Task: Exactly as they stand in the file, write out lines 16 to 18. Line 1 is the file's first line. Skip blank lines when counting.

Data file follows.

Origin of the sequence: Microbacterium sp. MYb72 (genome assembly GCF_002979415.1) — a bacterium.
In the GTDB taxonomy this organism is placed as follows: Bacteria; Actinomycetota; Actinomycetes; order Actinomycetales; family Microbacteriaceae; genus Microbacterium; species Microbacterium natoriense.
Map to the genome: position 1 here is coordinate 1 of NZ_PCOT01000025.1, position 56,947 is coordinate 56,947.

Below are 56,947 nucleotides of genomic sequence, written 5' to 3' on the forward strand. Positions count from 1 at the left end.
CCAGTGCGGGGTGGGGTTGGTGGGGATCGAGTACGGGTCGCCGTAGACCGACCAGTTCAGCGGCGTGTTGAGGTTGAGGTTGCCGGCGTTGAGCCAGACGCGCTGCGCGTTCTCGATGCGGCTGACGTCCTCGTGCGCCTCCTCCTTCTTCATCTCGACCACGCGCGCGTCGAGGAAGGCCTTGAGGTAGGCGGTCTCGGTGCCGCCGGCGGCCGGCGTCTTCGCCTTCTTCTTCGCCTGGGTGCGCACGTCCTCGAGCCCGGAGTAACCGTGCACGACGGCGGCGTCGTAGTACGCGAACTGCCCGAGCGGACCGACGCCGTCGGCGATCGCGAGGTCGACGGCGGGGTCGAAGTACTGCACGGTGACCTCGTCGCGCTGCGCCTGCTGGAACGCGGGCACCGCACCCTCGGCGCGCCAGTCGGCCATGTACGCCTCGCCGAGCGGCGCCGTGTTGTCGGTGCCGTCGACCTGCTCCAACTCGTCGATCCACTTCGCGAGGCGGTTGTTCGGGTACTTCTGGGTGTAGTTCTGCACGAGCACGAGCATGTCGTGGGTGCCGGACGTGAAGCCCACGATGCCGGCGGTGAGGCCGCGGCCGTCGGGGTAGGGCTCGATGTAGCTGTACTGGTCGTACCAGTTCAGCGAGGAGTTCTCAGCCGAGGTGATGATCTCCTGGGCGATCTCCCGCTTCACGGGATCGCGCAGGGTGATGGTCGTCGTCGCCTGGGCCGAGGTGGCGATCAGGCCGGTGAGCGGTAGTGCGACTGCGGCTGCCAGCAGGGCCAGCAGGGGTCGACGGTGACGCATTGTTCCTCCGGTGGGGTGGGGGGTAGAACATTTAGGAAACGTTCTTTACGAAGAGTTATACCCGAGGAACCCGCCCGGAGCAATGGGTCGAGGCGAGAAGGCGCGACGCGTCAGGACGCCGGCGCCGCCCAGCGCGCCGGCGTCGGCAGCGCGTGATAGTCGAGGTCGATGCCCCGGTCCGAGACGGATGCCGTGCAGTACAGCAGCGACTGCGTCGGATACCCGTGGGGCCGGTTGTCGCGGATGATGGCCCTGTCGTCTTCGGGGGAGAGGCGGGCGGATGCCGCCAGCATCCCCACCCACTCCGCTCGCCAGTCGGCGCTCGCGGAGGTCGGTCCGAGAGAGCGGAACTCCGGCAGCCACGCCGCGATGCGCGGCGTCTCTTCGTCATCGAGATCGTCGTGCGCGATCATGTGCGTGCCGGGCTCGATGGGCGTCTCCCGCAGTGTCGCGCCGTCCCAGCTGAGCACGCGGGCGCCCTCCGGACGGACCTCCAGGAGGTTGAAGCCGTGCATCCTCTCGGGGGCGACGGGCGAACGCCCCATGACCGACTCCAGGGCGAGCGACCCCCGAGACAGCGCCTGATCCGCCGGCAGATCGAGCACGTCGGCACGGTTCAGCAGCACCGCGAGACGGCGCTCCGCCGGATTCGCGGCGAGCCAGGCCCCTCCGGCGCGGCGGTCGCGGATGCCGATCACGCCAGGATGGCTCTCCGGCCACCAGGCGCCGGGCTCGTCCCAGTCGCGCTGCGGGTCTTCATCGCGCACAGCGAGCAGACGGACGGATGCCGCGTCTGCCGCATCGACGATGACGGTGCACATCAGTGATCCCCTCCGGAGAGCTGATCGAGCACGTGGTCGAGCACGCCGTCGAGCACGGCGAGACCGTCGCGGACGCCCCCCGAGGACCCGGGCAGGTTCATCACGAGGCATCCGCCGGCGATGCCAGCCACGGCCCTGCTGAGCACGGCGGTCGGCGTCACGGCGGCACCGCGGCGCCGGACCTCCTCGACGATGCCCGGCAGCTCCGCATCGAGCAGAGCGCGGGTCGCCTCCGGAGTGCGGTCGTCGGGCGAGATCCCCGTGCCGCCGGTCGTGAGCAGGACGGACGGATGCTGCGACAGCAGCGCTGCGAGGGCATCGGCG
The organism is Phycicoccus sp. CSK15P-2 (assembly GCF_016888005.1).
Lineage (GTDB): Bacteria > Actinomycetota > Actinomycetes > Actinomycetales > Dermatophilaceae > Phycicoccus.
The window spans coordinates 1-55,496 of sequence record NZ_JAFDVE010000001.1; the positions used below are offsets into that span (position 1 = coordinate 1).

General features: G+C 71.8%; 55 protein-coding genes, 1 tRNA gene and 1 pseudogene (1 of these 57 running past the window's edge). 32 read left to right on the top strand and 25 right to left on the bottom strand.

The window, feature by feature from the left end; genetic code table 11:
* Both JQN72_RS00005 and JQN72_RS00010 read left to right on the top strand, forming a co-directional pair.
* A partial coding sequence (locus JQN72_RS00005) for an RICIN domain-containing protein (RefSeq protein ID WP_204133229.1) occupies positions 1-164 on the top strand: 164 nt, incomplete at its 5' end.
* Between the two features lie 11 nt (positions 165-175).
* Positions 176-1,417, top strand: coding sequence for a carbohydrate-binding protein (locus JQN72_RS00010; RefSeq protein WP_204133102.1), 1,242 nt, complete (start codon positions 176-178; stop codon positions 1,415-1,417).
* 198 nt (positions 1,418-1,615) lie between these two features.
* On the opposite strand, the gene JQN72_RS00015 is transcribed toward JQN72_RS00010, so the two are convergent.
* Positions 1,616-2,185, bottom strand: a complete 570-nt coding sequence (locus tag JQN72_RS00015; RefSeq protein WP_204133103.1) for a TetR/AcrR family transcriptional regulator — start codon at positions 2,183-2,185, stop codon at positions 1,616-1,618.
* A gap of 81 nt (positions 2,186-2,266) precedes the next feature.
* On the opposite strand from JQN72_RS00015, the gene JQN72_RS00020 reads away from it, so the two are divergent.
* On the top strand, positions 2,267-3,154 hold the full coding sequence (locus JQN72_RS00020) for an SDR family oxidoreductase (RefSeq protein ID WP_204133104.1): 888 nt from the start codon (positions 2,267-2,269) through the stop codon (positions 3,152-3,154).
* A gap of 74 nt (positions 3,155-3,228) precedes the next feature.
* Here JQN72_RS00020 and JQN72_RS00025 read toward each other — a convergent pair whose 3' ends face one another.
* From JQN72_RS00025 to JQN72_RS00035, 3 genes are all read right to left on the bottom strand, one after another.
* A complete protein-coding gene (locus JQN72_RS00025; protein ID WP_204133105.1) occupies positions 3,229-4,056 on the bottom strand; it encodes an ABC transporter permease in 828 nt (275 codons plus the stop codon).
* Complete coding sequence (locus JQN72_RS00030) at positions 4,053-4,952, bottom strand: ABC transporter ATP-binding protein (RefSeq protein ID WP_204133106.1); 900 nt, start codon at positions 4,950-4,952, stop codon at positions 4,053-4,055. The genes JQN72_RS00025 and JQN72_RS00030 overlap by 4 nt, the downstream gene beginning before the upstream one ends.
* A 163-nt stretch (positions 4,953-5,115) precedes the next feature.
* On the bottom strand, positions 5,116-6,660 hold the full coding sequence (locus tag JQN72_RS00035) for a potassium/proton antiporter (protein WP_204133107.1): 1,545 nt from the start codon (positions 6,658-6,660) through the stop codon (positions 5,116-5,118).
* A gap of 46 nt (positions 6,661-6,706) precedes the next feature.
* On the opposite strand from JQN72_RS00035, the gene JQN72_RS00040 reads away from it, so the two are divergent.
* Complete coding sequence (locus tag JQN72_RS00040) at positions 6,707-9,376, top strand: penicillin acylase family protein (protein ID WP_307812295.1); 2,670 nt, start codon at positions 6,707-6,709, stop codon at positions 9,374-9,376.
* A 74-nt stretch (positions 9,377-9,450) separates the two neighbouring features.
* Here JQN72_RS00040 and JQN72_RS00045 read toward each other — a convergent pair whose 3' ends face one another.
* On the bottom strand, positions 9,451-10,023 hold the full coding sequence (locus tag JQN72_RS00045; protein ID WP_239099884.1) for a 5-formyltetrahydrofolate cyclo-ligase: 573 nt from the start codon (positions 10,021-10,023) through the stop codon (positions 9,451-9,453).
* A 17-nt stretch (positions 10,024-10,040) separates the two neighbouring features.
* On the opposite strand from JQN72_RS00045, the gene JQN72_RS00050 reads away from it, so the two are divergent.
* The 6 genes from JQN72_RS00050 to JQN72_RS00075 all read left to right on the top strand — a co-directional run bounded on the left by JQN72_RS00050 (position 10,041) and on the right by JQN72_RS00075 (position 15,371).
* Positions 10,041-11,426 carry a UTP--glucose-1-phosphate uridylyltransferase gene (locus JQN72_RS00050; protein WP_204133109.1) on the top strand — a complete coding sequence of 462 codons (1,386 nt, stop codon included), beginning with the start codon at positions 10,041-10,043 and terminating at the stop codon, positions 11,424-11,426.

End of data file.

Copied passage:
* On the opposite strand, the gene JQN72_RS00015 is transcribed toward JQN72_RS00010, so the two are convergent.
* Positions 1,616-2,185, bottom strand: a complete 570-nt coding sequence (locus tag JQN72_RS00015; RefSeq protein WP_204133103.1) for a TetR/AcrR family transcriptional regulator — start codon at positions 2,183-2,185, stop codon at positions 1,616-1,618.
* A gap of 81 nt (positions 2,186-2,266) precedes the next feature.